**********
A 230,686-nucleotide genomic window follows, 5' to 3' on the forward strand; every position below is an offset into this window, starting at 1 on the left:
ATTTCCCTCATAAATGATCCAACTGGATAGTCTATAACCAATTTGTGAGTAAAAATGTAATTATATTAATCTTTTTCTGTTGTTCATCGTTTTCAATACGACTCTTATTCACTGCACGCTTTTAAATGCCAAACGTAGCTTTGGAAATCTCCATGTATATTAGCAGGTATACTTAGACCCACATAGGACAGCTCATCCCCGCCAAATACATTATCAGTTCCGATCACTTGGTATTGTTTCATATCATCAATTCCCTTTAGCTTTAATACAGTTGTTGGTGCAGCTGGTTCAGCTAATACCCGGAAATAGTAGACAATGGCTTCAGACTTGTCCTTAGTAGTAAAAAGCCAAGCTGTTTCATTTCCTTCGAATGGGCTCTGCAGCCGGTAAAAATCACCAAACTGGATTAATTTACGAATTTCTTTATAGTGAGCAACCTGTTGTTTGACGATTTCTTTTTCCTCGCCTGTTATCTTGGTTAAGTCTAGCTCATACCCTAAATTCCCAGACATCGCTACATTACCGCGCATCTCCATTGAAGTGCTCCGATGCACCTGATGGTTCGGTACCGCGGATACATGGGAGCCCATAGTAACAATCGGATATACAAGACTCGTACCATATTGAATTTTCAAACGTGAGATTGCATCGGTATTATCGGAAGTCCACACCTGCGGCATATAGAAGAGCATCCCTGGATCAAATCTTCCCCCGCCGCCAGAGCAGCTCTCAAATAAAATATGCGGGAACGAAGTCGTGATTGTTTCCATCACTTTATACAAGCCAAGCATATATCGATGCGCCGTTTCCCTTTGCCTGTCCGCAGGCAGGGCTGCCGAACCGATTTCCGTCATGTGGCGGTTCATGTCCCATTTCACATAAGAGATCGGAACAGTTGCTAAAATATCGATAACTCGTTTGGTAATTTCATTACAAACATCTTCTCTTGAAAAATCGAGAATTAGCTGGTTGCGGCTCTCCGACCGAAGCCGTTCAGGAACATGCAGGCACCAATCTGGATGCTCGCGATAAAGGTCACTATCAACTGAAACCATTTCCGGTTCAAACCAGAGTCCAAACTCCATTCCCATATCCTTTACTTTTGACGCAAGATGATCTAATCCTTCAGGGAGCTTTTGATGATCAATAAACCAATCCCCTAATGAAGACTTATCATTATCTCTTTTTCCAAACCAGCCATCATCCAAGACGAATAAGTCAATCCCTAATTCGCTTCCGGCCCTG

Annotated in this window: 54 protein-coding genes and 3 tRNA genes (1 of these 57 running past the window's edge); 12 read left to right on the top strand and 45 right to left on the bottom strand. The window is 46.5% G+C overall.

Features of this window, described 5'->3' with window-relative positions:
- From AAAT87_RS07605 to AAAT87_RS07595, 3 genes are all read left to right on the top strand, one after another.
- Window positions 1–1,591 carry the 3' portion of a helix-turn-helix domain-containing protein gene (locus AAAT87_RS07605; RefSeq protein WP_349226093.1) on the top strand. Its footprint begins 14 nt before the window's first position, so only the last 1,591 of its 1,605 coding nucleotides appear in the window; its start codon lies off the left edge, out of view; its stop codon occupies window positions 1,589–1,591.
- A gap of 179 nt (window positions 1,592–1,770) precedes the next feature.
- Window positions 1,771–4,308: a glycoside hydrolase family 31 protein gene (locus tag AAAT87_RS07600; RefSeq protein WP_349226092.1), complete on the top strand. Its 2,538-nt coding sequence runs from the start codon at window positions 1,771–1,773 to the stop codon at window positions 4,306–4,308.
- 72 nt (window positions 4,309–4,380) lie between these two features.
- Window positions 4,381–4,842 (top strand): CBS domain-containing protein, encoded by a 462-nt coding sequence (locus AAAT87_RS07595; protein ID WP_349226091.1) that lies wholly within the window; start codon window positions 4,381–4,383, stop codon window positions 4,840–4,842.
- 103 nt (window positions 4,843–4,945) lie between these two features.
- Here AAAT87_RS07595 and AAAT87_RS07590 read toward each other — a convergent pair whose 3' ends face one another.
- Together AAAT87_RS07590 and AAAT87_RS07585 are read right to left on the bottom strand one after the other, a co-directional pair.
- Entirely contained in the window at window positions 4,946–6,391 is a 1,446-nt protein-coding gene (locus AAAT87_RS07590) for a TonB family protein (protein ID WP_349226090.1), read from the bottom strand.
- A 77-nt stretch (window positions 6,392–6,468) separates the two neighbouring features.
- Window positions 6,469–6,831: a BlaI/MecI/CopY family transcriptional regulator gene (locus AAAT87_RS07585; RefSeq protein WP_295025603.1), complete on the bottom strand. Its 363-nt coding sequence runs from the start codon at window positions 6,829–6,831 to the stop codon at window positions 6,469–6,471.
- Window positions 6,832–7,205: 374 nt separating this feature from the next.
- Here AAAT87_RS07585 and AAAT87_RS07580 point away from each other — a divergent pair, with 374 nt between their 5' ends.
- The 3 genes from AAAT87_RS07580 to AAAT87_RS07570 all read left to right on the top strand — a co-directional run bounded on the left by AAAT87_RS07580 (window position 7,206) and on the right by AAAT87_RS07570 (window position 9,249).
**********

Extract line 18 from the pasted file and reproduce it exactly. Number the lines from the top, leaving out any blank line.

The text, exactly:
- Here AAAT87_RS07585 and AAAT87_RS07580 point away from each other — a divergent pair, with 374 nt between their 5' ends.